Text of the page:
"I'm not young, I'm not Spanish, I don't have a sexy accent," said David Guterson, author of the famous novel Snow Falling on Cedars, sitting next to three young Spanish men with sexy accents. All three made Granta's Best Young Spanish Novelists issue; Guterson had been on a comparable Granta list of American novelists in 1996. Guterson was being self-effacing—the quality you always want in a moderator—but it's true that it didn't make much sense for him to be there. Having overprepared, he brought copies of Snow Falling on Cedars translated into more than 20 different languages and proposed they all talk about what it's like being translated. "I feel quite alienated from my own translated work, primarily because I can't read it," he said, adding, "You can pass them around and share in my sense of alienation." Someone passed me Snow Falling on Cedars in Chinese.

Confusing Guterson's role, a UW professor onstage kept proposing topics. After Guterson told a funny story about a Dutch translator misunderstanding what it meant for a young girl to be doing cannonballs off a rock (in translation, she's pushing cannonballs from a ledge), the UW professor interceded to ask the panelists for "reflections and considerations about the challenges and rewards of translation," which is what they were already talking about.

The Spanish visitors—Andrés Barba (swarthy, grinning), Javier Montes (handsome, languid), and Alberto Olmos (goofy, bald)—would have happily talked about sex, and the audience (which kept leaving) clearly would have been more alive to that, but the starchy moderators kept driving in their academic direction. No one asked Montes about his piece in Granta wherein the narrator comes across a confusing three-way in a hotel (a woman in panties, a man shaking his flaccid penis "like a rattle," another unseen man). Likewise, no one asked Barba about his young French porn star character who's had so many breast implant surgeries she can barely breathe. (Cleverly, Barba snuck some sex in by talking about a Syrian who translated one of his novels. "I said, 'There might be too many prostitutes in it for Syria,' and he said, 'Don't worry, I'll fix that!'" The translator changed all the prostitutes to tailors.)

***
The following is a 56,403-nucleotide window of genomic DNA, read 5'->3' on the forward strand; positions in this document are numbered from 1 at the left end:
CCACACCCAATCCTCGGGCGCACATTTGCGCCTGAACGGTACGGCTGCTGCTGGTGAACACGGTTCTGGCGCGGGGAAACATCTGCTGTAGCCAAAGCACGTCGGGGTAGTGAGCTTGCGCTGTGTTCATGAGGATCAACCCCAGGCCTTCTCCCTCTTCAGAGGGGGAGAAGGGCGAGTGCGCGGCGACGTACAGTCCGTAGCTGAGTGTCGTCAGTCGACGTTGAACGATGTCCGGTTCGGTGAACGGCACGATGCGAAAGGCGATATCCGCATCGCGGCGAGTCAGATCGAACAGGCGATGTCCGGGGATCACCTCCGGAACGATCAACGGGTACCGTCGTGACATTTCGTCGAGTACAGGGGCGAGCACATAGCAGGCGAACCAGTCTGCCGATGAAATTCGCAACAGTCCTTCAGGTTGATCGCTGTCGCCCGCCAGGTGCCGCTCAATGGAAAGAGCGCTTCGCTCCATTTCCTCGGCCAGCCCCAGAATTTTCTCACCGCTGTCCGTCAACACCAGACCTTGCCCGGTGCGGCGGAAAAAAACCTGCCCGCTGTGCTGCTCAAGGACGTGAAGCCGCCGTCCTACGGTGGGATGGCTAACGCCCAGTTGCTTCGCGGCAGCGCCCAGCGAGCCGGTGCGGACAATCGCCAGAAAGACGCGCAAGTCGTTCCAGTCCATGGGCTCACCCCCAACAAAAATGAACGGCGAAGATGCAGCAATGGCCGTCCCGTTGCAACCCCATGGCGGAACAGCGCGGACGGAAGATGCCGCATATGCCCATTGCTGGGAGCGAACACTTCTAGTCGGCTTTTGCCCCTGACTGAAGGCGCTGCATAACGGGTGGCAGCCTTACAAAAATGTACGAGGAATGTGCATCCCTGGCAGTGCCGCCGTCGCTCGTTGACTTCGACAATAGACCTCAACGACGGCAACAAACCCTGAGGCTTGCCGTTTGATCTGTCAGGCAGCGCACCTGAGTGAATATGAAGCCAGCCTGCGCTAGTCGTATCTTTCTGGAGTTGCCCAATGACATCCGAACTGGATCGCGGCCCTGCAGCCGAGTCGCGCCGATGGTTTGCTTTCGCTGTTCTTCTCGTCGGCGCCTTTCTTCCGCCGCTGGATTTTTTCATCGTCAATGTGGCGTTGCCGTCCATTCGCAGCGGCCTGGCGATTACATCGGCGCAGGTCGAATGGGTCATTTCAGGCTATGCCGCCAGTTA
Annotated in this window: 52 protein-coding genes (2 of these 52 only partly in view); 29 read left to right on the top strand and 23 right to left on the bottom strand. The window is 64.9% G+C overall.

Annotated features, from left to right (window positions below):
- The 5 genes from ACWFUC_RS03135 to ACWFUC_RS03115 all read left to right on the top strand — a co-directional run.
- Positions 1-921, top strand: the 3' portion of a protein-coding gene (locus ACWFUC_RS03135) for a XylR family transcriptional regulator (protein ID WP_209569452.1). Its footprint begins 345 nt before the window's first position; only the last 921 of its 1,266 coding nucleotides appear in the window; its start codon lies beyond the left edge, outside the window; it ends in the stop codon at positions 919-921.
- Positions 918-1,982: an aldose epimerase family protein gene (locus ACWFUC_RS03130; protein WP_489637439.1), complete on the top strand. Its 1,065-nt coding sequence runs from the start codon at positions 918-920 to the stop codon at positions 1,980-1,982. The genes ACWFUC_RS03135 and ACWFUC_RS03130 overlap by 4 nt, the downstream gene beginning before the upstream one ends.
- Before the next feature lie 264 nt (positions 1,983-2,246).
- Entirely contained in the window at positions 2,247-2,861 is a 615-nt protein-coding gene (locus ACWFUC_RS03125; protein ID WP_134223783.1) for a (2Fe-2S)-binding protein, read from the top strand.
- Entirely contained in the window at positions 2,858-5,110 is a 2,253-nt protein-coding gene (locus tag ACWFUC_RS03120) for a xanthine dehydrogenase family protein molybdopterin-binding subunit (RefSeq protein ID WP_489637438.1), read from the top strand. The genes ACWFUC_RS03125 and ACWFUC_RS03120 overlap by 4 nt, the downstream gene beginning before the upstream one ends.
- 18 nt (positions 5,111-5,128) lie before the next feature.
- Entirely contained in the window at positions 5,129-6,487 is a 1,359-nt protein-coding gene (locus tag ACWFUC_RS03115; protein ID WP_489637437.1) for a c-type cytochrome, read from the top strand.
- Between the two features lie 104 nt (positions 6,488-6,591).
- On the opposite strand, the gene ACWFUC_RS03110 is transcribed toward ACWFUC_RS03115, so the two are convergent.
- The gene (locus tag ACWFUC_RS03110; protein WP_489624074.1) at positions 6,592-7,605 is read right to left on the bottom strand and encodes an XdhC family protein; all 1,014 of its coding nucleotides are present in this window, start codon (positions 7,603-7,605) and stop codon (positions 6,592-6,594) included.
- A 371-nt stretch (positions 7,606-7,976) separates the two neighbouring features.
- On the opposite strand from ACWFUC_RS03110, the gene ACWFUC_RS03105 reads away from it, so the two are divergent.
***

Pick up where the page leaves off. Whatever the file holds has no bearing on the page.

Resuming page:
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Five or six couples, evidently sick of passing around Snow Falling on Cedars in Portuguese and Russian and Thai, got up and left, and the audience members who jumped into the Q&A evidently wished to please the moderators. The first question related to translating within languages to account for regional dialects (eventually the UW professor interjected, "This is an endless and perhaps unresolvable debate..."). The second question concerned whether Granta's American translators were Latino or Latina and whether that made their translations better. The third question I don't remember, having died of disinterest; I only remember a strong urge to storm the stage and announce that these writers were not nearly as boring as you'd guess based on what had just transpired.

Afterward, over dinner, Montes and Barba talked loudly about their sex lives. recommended

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